Umbrella insurance is a hard sell for most people. Why? Because the concept of a catastrophic event that can be a game changer for your life and comfort is not something that most people think about. Moreover, the concept is more abstract than, for example, a specific asset, such as a house and your car or boat.
Nevertheless, if you have assets worth protecting or have a significant income, you should seriously consider purchasing a decent amount of umbrella coverage. Many people think it’s a waste of money, others think everything is too good to be true, it won’t be there when you really need it. Still others believe that nothing catastrophic will ever happen to them.
One very smart and successful entrepreneur even told me, “Listen, if I can’t even calculate my overall risk, how on earth can I insure against it?”
He is partially right. In all other insurance policies you have a method to calculate your final damage. Car damage, loss of life (yes, you can monetize income risk through actuarial tables), house, personal items… everything can be quantified. And so it makes sense to insure against it.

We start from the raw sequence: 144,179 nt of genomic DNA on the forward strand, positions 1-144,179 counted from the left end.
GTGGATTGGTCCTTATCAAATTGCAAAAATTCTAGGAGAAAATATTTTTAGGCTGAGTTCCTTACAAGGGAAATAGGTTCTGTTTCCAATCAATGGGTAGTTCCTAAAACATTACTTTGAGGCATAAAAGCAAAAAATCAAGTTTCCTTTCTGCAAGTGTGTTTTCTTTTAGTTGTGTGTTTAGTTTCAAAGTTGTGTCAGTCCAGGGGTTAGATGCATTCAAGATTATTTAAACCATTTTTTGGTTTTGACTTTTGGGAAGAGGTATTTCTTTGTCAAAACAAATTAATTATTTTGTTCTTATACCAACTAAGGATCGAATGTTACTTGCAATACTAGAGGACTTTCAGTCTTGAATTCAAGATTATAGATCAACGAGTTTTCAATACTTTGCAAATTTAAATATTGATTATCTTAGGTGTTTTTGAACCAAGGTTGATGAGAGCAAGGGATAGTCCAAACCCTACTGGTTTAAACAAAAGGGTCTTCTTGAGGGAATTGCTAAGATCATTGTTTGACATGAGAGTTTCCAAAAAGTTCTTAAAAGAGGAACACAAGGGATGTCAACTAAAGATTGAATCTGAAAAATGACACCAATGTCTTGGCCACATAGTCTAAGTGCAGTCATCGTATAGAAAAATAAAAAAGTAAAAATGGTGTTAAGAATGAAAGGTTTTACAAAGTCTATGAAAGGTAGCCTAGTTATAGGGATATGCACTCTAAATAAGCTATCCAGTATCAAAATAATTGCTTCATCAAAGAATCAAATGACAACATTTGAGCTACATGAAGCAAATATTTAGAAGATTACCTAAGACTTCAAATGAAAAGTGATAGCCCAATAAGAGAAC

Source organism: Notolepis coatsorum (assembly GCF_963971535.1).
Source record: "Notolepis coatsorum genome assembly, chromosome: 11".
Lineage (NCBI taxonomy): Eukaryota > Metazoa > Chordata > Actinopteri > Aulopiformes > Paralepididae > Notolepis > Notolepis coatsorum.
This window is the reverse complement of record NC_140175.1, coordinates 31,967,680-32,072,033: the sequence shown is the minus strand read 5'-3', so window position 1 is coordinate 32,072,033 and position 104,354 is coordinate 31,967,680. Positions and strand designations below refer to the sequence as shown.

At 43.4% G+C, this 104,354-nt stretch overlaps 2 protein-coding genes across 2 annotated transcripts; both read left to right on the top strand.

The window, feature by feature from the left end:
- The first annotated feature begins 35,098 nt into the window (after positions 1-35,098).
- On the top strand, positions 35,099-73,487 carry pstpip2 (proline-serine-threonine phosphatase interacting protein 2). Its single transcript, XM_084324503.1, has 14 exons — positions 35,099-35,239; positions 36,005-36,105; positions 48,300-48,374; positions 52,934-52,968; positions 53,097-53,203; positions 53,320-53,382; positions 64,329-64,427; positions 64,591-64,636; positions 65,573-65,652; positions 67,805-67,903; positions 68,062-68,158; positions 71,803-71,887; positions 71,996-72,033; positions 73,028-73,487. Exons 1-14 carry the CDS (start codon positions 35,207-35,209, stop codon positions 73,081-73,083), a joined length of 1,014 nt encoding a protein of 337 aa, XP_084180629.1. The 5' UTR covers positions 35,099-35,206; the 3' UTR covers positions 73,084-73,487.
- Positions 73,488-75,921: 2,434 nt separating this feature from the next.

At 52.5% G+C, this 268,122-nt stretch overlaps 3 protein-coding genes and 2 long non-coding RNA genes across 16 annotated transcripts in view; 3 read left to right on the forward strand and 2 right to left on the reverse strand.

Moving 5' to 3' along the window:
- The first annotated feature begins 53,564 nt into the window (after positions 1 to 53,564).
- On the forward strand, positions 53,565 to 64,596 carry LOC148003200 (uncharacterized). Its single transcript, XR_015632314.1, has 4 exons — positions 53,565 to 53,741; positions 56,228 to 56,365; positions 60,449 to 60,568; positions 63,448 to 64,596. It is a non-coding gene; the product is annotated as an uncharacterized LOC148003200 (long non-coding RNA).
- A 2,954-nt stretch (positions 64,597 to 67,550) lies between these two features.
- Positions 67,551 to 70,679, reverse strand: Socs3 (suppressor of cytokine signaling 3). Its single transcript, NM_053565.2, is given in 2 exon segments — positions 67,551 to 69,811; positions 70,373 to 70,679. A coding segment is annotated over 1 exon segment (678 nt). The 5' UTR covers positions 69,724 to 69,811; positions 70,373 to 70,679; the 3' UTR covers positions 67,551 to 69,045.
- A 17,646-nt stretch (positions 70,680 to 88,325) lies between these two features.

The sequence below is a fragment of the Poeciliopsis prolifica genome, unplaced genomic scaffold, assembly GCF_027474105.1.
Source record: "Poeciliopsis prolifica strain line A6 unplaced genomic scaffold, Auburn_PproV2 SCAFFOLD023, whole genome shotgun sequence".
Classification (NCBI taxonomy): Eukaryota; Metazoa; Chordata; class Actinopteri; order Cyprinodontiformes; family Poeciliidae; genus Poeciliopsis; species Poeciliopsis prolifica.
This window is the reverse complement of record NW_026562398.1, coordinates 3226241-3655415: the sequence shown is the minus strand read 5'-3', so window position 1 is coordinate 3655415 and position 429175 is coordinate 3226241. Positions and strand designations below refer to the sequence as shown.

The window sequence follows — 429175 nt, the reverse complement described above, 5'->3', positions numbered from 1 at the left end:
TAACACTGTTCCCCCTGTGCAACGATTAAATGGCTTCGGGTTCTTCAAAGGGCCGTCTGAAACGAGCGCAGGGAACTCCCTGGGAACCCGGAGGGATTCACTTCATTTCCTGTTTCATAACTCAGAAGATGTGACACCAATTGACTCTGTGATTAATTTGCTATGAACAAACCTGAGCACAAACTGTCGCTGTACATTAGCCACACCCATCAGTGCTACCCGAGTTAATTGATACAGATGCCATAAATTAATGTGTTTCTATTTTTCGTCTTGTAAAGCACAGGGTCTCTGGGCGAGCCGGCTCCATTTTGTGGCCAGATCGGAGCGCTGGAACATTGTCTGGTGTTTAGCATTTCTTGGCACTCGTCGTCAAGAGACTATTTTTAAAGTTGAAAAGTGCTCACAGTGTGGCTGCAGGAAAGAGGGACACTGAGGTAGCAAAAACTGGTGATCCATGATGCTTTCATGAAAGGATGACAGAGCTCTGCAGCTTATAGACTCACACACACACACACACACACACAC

But how do you quantify a disaster?
And yet I have seen people’s lives turned upside down by a catastrophic event. So here’s how to insure against that kind of risk.
Let’s make something clear first. An umbrella risk does not cover things like medical bills, unemployment, loss of life, tax liability or fines, or disability. It does cover you for the following types of liability:
- Personal damage
- Legal defense costs
- Auto related liability
- Property damage
- Personal liability such as libel or defamation suit
In other words, Umbrella insurance is in addition to your other specific risk insurance policies. So a dog bites someone while they are on your property and they sue, that damage is covered.
So how to assess the amount of risk. Well, a general rule of thumb is 10 years of income and market value of your assets plus normal inflation. If you have $5,000,000 and expect to make $2,000,000, you would insure for about $10 million.
Most Umbrella policies have certain exclusions. Go through them very carefully. Common exclusions include: damage to your own property (covered by home contents insurance), self-inflicted and intended damage, and damage arising from certain exotic vehicles.
As I said, discuss the exclusions very carefully and also the reasons why the policy may be cancelled.